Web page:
|Publication number||US5013361 A|
|Application number||US 07/123,827|
|Publication date||May 7, 1991|
|Filing date||Nov 23, 1987|
|Priority date||Jan 23, 1985|
|Publication number||07123827, 123827, US 5013361 A, US 5013361A, US-A-5013361, US5013361 A, US5013361A|
|Inventors||Laura K. Case, deceased, Chandrasen Gajria, Rachel M. Loftin, Henry Peper|
|Original Assignee||The Gillette Company|
|Export Citation||BiBTeX, EndNote, RefMan|
|Patent Citations (8), Referenced by (44), Classifications (14), Legal Events (5)|
|External Links: USPTO, USPTO Assignment, Espacenet|
This application is a continuation-in-part of Application Ser. No. 809,174 filed Dec. 19, 1985 by Laura K. Case, Chandrasen Gajria, Rachel M. Loftin and Henry Peper, now abandoned, which, in turn, was a continuation-in-part of Application Ser. No. 693,930 filed Jan. 23, 1985 by the above-named inventors and which has issued as U.S. Pat. No. 4,671,691.
Part 1. The Field of the Invention
The present invention relates to aqueous based shear-thinning ink compositions and to ball-point pens employing such ink compositions which preferably include a viscoelastic ink follower.
Part 2. Description of the Prior Art
While there are long-recognized cost advantages in employing aqueous ink compositions in ball-pen writing instruments, their typically low viscosity leads to a number of performance disadvantages. These include the possibility of leakage around the rotating ball due to changes in atmospheric pressure or temperature or due to temperature increases resulting from the heat conducted from the fingers of the user. Attempts have been made to overcome these disadvantages by employing a fibrous ink reservoir intended to supply a flow of ink to the rotating ball at a rate just sufficient to result in the formation of a continuous line during use but insufficient to provide an excess supply of liquid ink at the writing tip leading to leakage. Other attempts to accomplish the same result have involved the use of liquid ink reservoirs employing porous ink feed rods in the form of sintered fibrous bundles or extruded plastic ink rods having capillary channels and intended to control the rate of ink feed to the rotating ball. Examples of prior art patents employing such systems to control the flow of aqueous inks in ball-pen writing instruments include British Patent Specification No. 1,139,038 and U.S. Pat. Nos. 3,446,564; 3,533,708; 3,572,954; 3,873,218; and 4,145,148.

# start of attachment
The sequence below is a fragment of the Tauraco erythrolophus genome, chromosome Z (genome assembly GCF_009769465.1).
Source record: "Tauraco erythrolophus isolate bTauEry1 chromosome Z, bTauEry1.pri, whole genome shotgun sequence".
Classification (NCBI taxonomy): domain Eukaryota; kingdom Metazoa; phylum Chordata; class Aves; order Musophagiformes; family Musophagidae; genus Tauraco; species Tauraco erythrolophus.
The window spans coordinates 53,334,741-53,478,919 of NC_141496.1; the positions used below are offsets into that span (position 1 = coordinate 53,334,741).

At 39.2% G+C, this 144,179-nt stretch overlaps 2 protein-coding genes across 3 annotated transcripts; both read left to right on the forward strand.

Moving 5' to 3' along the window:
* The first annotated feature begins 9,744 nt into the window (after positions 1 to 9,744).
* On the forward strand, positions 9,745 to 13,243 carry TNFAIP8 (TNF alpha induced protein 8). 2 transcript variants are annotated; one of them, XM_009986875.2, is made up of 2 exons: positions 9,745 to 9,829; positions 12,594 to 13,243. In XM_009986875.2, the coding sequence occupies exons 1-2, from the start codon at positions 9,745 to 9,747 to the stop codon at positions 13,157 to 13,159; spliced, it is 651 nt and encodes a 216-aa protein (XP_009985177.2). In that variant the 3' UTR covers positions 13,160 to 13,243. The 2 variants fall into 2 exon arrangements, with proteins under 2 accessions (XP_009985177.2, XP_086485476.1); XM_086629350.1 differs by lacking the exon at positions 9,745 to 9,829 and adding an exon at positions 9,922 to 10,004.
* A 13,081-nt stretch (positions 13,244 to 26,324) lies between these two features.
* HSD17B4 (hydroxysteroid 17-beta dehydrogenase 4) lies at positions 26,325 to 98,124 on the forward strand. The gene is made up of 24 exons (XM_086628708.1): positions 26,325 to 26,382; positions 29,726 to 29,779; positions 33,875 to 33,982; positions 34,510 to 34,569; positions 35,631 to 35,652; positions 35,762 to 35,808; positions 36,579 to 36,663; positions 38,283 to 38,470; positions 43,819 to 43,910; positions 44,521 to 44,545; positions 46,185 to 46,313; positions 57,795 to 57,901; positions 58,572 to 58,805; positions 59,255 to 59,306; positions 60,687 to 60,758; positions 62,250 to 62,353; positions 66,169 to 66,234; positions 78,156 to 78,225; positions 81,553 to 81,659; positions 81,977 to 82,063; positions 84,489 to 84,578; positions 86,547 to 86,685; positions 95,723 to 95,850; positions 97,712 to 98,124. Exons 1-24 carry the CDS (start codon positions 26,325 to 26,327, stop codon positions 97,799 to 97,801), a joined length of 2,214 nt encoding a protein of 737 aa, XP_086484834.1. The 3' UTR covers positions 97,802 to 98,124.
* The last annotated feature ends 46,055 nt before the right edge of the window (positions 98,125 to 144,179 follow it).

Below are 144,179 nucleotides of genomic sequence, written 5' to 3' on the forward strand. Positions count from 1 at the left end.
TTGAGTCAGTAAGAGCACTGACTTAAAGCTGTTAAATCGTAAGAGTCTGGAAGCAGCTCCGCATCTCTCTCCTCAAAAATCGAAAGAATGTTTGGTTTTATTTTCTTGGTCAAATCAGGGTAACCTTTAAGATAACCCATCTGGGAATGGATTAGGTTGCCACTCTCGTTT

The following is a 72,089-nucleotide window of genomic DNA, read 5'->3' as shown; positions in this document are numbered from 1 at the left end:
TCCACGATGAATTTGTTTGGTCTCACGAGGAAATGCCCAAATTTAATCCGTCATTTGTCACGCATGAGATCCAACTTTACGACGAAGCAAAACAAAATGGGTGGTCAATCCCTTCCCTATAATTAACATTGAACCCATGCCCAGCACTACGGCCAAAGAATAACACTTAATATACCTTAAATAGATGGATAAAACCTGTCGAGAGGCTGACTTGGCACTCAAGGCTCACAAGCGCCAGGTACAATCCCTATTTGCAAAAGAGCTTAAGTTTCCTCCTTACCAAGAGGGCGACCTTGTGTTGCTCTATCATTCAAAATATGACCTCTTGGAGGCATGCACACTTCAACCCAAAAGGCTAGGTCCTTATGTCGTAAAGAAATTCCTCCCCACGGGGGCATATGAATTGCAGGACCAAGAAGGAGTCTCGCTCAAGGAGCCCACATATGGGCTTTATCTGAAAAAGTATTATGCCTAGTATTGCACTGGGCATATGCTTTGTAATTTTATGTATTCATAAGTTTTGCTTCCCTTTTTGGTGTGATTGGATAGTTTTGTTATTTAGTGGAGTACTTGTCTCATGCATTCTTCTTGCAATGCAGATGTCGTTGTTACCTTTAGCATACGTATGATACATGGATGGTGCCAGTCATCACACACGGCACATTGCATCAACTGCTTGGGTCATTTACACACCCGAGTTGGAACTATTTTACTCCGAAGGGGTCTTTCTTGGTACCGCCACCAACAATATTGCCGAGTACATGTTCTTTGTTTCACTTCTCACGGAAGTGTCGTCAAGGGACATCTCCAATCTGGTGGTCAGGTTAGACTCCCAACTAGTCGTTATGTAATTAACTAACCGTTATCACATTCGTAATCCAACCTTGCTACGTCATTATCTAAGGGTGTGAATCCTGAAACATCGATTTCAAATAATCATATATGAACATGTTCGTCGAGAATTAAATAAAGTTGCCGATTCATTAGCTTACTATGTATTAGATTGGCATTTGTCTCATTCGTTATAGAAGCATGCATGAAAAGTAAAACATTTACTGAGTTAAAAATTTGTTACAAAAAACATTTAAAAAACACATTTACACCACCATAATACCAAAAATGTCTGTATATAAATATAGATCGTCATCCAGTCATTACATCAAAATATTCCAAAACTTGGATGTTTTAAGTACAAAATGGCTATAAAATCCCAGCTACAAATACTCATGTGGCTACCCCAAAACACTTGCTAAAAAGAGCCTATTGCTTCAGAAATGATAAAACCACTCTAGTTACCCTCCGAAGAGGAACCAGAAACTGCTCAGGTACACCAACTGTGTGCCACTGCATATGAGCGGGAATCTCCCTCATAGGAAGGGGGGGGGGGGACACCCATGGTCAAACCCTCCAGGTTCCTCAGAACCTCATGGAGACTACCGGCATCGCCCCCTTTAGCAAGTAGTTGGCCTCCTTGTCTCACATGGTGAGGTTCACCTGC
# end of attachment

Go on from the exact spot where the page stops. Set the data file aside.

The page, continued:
The disadvantages of using an ink-feeding system of the types discussed above include failure to provide a sufficiently continuous flow of ink to the ball for rapid use and a reduced writing life since the amount of ink retained by a fibrous reservoir may amount to as much as one-half of the total amount of ink in the writing instrument. A further disadvantage lies in the fact that inks containing pigments as opposed to soluble dyes will tend to clog the capillary passages in fibrous reservoirs and feed rods further inhibiting the rate of flow and the amount of ink which is delivered to the point before the writing instrument becomes inoperative.
If it is attempted to solve the above problems by leaving out the fibrous reservoir and/or capillary feed rod and simply thickening the aqueous ink composition, another problem is encountered. Should the continuity of the ink column above the rotating ball be broken by solvent evaporation from the point or from shock during shipping or dropping, it is likely that the pen will become non-functional.